The Pitt Rivers Museum collection is home to over 7000 musical instruments from around the world, from archaeological bone flutes to electronic keyboards.
Over 400 instruments in the Pitt Rivers Museum collection are made from bone or ivory, such as ivory blast trumpets and bone flutes and they are often requested to be played by members of originating communities, researchers and students.
Unfortunately, many of these instruments are either too fragile to be played and risk being irreversibly damaged, or have been shown to be contaminated by old pesticides treatments used to prevent damage from museum pests, which now pose a health risk to anyone wanting to play them.
We would like to offer an acceptable alternative to playing historic musical instruments, with the end-user confident that we have replicated the experience of playing the instrument as authentically as possible, so it not only looks and feels like the original, but sounds like it too.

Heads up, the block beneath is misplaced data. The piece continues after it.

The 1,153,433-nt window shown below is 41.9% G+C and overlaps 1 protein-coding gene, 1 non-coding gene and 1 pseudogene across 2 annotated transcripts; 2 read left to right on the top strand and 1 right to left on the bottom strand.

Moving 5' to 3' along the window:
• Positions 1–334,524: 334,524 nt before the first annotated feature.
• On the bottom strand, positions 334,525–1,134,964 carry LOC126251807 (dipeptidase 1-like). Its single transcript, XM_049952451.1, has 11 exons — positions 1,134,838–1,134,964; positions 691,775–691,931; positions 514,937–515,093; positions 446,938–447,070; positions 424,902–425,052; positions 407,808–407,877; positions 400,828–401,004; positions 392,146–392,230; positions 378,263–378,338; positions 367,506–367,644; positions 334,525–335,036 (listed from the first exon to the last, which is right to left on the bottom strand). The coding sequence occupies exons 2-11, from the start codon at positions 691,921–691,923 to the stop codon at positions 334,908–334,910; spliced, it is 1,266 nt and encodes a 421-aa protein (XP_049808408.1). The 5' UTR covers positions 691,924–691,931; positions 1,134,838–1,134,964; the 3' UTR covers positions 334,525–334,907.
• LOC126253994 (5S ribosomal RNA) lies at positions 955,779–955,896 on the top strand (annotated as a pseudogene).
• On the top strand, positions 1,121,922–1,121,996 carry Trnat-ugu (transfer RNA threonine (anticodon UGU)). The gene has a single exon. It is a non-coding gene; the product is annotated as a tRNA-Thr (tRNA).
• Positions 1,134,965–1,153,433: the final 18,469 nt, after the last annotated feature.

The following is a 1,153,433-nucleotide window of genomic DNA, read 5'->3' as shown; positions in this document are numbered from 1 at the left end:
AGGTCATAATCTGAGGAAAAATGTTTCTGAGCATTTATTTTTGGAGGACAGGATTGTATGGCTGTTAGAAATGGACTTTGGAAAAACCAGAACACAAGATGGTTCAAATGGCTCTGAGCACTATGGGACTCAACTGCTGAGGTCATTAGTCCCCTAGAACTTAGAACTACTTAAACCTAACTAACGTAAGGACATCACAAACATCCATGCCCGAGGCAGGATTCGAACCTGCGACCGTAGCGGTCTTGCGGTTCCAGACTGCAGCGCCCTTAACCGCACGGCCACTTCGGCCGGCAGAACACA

Thanks to funding from the Oxford University IT Innovation Challenge fund we now have the opportunity test the latest in 3D printing technology to see which materials and methods can closely reproduce the sound and feel of the original.
Luckily the University of Oxford has a collection of playable historic musical instruments in the Bate Collection of Musical Instruments, at Faculty of Music.
This project will CT scan a playable 17th Century ivory flute from the Bate collection, and print a range of replicas using the latest resins and composites, using a number of different 3D printing methods.
The replicas will then be compared to the original, assessing the sound quality, appearance and playability.
All parts of the project will be documented here along the way, highlighting all the problems or hidden pitfalls along the way to help anyone who wants to replicate ivory instruments in future.
Hear how the recorder was made, and also being played! from Pitt Rivers Museum on Vimeo.